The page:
top of page
  • Writer's pictureTaural Rhoden

An Abuse of Power



 

“I’ve had it! Enough!” Jeska shouted. I sat back in my chair, shocked at the sudden outburst.

 

“The absolute nerve. I’ve had it.” She stood up, slammed her laptop closed and was struggling to pull her coat off the chair.

 

Everyone in the room was dangerously still, watching.

 

“I’m sorry,” I said, leaning in to make eye-contact with her. “perhaps there’s been a misunderstanding.” Something had gone disastrously wrong, and I was not sure what it was.

 

“No, I won’t have it. I will not have it.” She was looming over me in rage. “I am the client, and you will do as I tell you. Full Stop. Do you understand me?!”

 

I nodded, murmured agreement and for the next 10 minutes I continued nodding and agreeing as Jeska tore shreds off me.

 

I was the focus of her withering scorn, her anger, her frustration. I was the villain; the bad guy and she was done with me. None of the other 15 people in the room said anything during her tirade.

 

I would like to say that her sudden, violent outburst aroused a deep-seated empathy in me, that I had a genuine concern for her well-being for having lost it so thoroughly. It didn’t. I got angry. But I couldn’t do anything about it, which made it worse.

 

Had Jeska and I been acquaintances, friends, or just two people meeting on the street, it would have gone differently. I’d have had more latitude to be able to speak up for myself, to try to calm her down, and failing that, to have walked away. But that wasn’t the context of the situation. This was a workplace event, where I was the services provider, and she was the client.

 

If I raised my voice in response to her in front of her team, or walked out of the room, there would be significant consequences to me personally. I’d almost certainly be removed from the project. It would impact my yearly performance review. My reputation in the company would suffer. I’d have fewer opportunities. I’d likely be forfeiting a sizeable commission which I’d worked hard for, and which my family needed.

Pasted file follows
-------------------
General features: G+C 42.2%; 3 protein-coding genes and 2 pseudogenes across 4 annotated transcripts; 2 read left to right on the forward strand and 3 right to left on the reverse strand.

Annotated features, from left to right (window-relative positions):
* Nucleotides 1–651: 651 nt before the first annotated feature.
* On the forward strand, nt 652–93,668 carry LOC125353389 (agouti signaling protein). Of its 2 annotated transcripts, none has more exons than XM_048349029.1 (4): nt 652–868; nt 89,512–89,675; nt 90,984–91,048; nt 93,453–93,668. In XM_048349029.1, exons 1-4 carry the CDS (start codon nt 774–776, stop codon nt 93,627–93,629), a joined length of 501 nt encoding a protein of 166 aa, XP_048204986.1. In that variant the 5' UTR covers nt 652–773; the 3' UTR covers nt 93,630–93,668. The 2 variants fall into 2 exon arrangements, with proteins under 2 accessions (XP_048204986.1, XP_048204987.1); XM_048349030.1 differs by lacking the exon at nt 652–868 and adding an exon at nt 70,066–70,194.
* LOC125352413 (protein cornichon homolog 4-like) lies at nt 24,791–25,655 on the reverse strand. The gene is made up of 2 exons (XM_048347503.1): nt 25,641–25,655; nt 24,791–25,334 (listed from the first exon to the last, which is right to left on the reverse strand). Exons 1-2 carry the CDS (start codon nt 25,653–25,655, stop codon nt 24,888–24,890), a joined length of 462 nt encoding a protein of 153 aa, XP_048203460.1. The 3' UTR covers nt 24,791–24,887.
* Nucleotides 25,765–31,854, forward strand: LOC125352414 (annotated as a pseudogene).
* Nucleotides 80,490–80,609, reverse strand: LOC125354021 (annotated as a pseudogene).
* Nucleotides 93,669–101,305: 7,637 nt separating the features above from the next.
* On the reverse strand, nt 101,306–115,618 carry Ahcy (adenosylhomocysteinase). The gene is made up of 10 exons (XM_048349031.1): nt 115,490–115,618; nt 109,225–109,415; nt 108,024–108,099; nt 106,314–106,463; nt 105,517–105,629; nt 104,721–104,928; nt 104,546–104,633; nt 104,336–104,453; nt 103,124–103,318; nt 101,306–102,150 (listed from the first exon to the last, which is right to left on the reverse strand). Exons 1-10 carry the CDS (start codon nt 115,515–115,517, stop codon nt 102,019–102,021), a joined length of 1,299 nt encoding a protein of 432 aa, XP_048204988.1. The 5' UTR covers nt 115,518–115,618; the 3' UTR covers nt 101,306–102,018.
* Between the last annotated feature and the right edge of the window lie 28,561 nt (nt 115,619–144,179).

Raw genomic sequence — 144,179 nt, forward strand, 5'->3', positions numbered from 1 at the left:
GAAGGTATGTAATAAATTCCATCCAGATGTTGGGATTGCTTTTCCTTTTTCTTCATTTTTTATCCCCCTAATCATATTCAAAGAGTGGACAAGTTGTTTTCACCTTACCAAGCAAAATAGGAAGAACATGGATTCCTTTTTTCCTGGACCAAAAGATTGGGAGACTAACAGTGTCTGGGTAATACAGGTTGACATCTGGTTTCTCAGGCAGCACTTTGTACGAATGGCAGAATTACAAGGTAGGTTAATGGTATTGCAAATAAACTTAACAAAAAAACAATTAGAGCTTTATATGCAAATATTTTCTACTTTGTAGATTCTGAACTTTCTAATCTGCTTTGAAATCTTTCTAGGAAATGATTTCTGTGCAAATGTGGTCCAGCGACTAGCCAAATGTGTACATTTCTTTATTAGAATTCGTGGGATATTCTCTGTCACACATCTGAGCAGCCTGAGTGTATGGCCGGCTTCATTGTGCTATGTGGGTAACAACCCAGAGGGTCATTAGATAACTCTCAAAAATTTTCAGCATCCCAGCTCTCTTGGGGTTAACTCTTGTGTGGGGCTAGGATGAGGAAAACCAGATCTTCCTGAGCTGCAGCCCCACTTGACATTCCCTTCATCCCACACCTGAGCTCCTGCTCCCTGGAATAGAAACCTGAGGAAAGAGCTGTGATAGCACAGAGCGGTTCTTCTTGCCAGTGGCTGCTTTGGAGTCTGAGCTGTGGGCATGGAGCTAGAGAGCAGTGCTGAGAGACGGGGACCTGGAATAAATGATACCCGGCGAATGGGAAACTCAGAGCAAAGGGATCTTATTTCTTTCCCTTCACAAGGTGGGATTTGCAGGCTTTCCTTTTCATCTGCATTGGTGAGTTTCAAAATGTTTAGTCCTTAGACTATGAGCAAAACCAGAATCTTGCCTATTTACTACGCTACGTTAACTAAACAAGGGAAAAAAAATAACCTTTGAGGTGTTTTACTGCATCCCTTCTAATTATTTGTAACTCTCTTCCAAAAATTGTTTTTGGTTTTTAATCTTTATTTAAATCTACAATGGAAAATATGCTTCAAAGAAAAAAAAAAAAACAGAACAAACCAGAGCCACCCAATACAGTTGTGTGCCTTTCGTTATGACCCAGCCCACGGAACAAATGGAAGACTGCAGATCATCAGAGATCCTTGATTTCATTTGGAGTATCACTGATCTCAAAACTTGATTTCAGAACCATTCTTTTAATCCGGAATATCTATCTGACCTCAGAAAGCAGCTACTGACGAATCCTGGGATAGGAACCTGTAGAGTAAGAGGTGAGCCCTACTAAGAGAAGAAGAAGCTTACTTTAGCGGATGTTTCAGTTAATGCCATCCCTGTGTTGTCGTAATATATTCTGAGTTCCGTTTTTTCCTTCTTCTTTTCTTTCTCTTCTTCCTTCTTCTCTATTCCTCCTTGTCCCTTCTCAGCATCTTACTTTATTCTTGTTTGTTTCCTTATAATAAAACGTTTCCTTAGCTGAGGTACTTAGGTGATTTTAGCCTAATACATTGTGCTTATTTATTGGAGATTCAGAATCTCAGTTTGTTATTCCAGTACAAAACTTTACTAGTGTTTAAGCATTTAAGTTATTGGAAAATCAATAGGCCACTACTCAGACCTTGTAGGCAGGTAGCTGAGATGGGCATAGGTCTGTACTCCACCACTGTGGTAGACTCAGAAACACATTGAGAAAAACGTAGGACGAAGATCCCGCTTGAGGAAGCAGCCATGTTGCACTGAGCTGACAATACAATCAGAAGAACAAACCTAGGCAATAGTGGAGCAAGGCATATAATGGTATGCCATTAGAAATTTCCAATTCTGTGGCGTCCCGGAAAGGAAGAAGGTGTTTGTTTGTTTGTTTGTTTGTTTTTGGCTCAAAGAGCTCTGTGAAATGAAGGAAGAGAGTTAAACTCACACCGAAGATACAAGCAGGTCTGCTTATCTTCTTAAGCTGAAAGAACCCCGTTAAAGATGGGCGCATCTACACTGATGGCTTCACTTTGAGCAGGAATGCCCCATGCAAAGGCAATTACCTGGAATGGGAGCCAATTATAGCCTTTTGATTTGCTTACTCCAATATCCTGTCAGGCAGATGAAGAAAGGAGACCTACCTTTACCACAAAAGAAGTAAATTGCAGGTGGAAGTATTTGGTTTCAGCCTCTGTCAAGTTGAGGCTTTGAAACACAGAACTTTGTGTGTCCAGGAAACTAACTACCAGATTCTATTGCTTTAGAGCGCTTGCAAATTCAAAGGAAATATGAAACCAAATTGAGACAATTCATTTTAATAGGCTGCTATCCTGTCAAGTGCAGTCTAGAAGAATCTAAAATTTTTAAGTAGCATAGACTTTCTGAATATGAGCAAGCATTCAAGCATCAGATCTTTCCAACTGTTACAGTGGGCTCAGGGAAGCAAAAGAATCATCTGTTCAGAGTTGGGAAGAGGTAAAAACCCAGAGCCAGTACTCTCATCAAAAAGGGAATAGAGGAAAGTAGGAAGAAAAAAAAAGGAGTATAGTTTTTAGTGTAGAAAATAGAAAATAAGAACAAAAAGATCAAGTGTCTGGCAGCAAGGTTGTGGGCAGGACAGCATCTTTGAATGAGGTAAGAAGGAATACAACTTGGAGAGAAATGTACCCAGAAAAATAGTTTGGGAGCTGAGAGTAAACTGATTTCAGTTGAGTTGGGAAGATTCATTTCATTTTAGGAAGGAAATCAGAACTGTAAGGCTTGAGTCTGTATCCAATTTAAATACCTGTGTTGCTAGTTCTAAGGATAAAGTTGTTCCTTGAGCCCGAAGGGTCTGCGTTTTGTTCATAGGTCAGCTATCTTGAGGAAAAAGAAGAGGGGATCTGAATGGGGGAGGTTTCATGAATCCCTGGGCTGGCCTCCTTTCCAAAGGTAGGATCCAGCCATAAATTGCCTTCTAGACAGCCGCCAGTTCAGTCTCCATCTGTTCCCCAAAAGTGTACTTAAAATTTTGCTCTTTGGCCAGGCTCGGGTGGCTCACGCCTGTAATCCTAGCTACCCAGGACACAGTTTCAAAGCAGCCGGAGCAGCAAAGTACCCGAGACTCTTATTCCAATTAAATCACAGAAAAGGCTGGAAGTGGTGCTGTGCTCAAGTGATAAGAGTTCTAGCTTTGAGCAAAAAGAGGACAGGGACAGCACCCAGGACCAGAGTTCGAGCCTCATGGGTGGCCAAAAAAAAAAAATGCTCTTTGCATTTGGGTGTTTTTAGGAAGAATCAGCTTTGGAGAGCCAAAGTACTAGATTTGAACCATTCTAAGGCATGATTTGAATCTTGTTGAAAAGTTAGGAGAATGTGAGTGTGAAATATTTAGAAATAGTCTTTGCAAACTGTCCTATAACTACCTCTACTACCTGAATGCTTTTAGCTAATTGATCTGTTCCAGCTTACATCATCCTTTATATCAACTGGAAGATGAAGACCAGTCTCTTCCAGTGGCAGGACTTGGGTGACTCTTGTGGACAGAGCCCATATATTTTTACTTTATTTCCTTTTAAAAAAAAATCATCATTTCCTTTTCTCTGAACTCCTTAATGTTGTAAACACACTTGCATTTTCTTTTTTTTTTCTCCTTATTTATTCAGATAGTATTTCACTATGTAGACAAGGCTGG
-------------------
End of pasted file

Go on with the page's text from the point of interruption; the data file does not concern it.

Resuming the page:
Beyond the personal impact, standing up for myself would also likely have a negative impact to my team. They’d worked their hearts out in the past 3 months doing amazing work. Their combined efforts could be binned if I walked out. There’d also be reputational damage to my firm if I responded.

 

Perhaps she wasn’t aware of the many rippling impacts to me, my colleagues, and our firm if I defended myself. But she was fully aware that there was a natural power-imbalance between the two of us and she was all too keen to use it as a cudgel to mistreat me.

 

So, I sat back and took it.

 

My anger turned to embarrassment and then to humiliation by the time she’d slammed the door to the conference room behind her. It was utterly surreal, and I was left feeling lightheaded. What had just happened?

 

The anger and shame this memory from several years ago still feels fresh. Professionally, it was an inflection point, changing my trajectory in my firm. Personally, it’s a memory that comes back in times when I’m feeling low.

 

Ironically, Jeska’s academic research and thesis dealt with institutionally ingrained power imbalances. Philosophically, she was against people in positions of power abusing those without. On paper, she was a champion of equity.

 

Neither she nor I came out of the event unscathed. The day after this event, I was removed from the project. It impacted my performance review. My reputation in the firm suffered and I lost the sorely needed commission. I left the company within the coming months. Jeska left the university and a promising career a few months later. The whispers about her persisted within the team, long after she left.

 

For better or for worse, our workplaces have ingrained power imbalances. Many at the managerial level use these imbalances in ways that are morally questionable. An undertone of fear is the ambient sound of the toxic workplace, and none of us escape unscathed.

 

 

 

 

 

 

4 views0 comments

Comments


bottom of page